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J Clin Endocrinol Metab. 1983 Dec;57(6):1207-15.

Response of adenylate cyclase to parathyroid hormone and prostaglandins by human isolated glomeruli.


A role for hormonal substances and other biochemical messengers in the regulation of the glomerular filtration rate has been inferred from the results of micropuncture studies in the rat and from the demonstration of hormone-responsive adenylate cyclase activity in glomeruli isolated from the renal cortex of rats and rabbits. To investigate whether such hormonal factors may contribute to the regulation of glomerular function in humans, we studied the response of adenylate cyclase activity to the administration of human PTH-(1-34) and prostaglandins (PG) by glomeruli isolated from the renal cortex of four human kidneys. PTH and PGs (PGE2, PGI2, and, to a lesser extent, PGF2 alpha) stimulated human glomerular adenylate cyclase activity. Basal adenylate cyclase activity ranged from 0.2-1.2 nmol 20 min-1 mg-1. For each agonist, the percent increase above basal values (at the maximum concentration tested) and the concentration of the agonist that elicited 50% of the maximum stimulation (ED50) were as follows: for PTH 300-460% (10,000 mIU/ml); ED50, 100-550 mIU/ml; for PGE2, 160-380% (10 microM); ED50, 0.4-1.6 microM; and for PGI2, 180-650% (10 microM); ED50, 0.09-0.46 microM. The synthetic guanylnucleotide 5'-guanylylimidodiphosphate [Gpp(NH)p] potentiated the effect of PTH and PGI2, since the combined effects were greater than the sums of the effects of the individual agonists, and there was a significant interaction between Gpp(NH)p and PTH or PGI2, as indicated by three-factor analysis of variance. Additivity, but not potentiation, was observed for PGE2. The effects of PTH plus PGE2 or PGI2 were also additive, a finding that suggests that PTH and PGs are not linked to the same pool of adenylate cyclase. In contrast, the combination of PGE2 and PGI2 resulted in a significantly lower effect than the sum of their individual effects, a finding indicating that these PGs share in part a common pool of adenylate cyclase. Demonstration of PTH- and PG-dependent adenylate cyclase activity in human isolated glomeruli suggests a role for these agonists in the regulation of the glomerular filtration rate in man.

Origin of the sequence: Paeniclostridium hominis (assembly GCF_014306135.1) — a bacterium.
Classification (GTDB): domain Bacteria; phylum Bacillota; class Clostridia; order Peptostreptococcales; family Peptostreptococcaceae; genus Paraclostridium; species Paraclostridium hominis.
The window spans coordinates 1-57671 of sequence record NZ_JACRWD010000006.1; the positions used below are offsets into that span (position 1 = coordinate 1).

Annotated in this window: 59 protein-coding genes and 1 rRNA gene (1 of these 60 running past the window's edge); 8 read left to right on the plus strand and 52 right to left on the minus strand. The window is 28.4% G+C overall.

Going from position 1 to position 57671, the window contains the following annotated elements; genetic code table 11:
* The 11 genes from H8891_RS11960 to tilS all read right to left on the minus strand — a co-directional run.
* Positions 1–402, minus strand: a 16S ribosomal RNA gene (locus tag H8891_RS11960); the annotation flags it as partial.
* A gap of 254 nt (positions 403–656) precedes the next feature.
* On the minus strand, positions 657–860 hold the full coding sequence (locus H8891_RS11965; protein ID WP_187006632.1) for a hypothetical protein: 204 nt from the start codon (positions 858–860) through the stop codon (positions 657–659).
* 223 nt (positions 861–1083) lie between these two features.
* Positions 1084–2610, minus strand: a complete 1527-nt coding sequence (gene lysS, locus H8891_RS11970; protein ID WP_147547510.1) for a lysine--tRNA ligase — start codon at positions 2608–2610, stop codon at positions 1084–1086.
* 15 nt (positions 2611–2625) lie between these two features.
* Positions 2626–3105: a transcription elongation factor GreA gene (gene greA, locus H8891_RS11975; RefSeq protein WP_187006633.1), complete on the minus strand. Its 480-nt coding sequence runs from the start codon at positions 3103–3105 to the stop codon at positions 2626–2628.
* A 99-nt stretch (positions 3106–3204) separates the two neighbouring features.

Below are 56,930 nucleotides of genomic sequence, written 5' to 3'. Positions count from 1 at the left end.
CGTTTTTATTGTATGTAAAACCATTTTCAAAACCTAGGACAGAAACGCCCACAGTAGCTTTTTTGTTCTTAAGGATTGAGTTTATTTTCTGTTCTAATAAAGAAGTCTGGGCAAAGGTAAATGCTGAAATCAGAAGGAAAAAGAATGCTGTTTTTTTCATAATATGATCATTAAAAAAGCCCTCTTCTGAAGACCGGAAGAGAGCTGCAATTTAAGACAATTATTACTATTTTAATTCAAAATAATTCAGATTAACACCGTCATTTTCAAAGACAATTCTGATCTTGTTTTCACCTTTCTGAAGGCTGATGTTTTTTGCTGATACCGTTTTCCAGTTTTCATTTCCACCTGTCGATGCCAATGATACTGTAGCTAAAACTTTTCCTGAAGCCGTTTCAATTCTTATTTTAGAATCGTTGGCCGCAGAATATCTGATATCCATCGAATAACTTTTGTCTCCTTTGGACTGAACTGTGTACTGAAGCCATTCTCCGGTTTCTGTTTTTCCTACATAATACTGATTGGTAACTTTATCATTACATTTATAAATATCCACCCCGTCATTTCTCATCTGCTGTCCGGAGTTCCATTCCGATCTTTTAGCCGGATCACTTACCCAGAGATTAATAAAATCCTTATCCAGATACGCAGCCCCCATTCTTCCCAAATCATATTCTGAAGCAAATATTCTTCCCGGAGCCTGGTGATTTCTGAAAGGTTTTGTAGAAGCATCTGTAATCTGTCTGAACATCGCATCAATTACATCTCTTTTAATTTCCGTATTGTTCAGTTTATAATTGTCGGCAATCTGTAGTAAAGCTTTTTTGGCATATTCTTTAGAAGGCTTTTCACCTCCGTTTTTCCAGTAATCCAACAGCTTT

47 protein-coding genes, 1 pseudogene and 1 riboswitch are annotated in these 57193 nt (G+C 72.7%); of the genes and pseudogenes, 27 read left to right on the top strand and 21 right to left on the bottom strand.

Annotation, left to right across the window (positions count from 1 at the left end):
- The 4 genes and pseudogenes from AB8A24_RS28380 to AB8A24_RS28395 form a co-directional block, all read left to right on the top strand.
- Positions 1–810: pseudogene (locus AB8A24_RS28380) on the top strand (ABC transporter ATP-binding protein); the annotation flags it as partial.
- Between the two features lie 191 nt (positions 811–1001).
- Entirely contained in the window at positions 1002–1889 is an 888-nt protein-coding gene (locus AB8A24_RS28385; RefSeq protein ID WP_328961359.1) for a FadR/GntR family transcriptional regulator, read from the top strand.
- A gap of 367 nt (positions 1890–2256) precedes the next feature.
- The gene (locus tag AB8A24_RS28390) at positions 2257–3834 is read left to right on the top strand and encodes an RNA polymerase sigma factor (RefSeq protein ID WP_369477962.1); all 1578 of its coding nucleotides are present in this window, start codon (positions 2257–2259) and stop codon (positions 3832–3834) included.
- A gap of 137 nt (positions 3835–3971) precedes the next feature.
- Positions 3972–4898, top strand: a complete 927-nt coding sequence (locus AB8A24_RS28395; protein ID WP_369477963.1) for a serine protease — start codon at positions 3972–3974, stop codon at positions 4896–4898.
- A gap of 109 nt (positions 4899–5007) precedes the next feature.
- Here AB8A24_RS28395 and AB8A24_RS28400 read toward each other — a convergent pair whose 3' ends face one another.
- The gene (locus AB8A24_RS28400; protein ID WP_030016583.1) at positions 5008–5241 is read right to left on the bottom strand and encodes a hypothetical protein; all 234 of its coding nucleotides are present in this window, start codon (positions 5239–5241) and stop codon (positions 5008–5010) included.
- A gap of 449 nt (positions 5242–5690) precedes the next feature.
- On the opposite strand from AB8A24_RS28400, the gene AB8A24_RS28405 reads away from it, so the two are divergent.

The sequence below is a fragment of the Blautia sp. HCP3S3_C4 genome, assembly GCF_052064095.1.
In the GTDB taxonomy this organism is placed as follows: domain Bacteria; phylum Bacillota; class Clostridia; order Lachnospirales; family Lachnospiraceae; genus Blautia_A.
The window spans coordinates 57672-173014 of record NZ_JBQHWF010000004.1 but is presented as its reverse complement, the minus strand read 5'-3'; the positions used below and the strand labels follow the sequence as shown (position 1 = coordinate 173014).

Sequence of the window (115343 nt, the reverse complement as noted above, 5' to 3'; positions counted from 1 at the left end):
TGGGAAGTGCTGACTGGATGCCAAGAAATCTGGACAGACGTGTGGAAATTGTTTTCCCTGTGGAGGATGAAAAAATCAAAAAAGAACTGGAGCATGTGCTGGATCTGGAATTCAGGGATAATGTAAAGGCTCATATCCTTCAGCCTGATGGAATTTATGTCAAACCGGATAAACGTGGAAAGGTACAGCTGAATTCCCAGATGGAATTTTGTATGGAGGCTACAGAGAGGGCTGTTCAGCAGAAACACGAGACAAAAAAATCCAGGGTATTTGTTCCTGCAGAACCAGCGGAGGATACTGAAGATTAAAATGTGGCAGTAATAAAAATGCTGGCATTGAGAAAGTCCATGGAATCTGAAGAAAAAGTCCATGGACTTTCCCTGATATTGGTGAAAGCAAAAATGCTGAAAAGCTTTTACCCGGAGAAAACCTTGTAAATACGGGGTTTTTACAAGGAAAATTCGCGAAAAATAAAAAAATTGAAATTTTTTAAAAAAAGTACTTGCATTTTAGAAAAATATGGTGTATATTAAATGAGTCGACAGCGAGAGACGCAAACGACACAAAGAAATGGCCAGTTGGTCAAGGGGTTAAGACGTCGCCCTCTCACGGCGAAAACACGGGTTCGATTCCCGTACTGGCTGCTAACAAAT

[Indexed for MEDLINE]

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